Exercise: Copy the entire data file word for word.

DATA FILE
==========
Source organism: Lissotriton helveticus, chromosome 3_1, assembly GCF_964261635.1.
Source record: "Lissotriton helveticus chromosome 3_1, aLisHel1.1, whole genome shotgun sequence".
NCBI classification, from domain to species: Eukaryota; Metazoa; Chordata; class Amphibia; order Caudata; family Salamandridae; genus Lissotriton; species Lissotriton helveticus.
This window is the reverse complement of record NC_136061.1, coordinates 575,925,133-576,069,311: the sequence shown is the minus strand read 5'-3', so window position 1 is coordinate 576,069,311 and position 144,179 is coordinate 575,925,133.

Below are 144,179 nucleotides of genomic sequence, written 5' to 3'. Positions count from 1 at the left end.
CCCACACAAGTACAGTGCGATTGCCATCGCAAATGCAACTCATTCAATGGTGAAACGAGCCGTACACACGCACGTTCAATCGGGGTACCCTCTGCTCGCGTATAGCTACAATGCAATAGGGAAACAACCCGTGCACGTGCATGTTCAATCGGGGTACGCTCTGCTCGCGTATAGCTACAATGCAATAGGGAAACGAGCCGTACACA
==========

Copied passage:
Source organism: Lissotriton helveticus, chromosome 3_1, assembly GCF_964261635.1.
Source record: "Lissotriton helveticus chromosome 3_1, aLisHel1.1, whole genome shotgun sequence".
NCBI classification, from domain to species: Eukaryota; Metazoa; Chordata; class Amphibia; order Caudata; family Salamandridae; genus Lissotriton; species Lissotriton helveticus.
This window is the reverse complement of record NC_136061.1, coordinates 575,925,133-576,069,311: the sequence shown is the minus strand read 5'-3', so window position 1 is coordinate 576,069,311 and position 144,179 is coordinate 575,925,133.

Below are 144,179 nucleotides of genomic sequence, written 5' to 3'. Positions count from 1 at the left end.
CCCACACAAGTACAGTGCGATTGCCATCGCAAATGCAACTCATTCAATGGTGAAACGAGCCGTACACACGCACGTTCAATCGGGGTACCCTCTGCTCGCGTATAGCTACAATGCAATAGGGAAACAACCCGTGCACGTGCATGTTCAATCGGGGTACGCTCTGCTCGCGTATAGCTACAATGCAATAGGGAAACGAGCCGTACACA